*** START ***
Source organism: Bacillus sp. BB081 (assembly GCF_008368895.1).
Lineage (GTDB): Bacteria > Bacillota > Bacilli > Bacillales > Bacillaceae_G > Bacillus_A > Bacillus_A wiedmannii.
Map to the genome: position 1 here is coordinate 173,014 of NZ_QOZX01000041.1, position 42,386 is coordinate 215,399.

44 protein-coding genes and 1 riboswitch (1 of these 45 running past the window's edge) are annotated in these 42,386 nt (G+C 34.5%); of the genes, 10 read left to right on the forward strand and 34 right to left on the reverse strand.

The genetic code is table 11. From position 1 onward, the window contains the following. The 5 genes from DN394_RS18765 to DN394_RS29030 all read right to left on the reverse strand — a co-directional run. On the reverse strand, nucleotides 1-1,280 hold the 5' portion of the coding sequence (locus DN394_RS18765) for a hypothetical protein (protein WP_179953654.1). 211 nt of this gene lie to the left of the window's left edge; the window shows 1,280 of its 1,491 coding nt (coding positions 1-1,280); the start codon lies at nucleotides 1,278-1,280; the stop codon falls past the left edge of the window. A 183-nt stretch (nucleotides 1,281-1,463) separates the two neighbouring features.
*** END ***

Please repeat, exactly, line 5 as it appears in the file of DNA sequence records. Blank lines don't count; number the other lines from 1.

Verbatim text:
The genetic code is table 11. From position 1 onward, the window contains the following. The 5 genes from DN394_RS18765 to DN394_RS29030 all read right to left on the reverse strand — a co-directional run. On the reverse strand, nucleotides 1-1,280 hold the 5' portion of the coding sequence (locus DN394_RS18765) for a hypothetical protein (protein WP_179953654.1). 211 nt of this gene lie to the left of the window's left edge; the window shows 1,280 of its 1,491 coding nt (coding positions 1-1,280); the start codon lies at nucleotides 1,278-1,280; the stop codon falls past the left edge of the window. A 183-nt stretch (nucleotides 1,281-1,463) separates the two neighbouring features.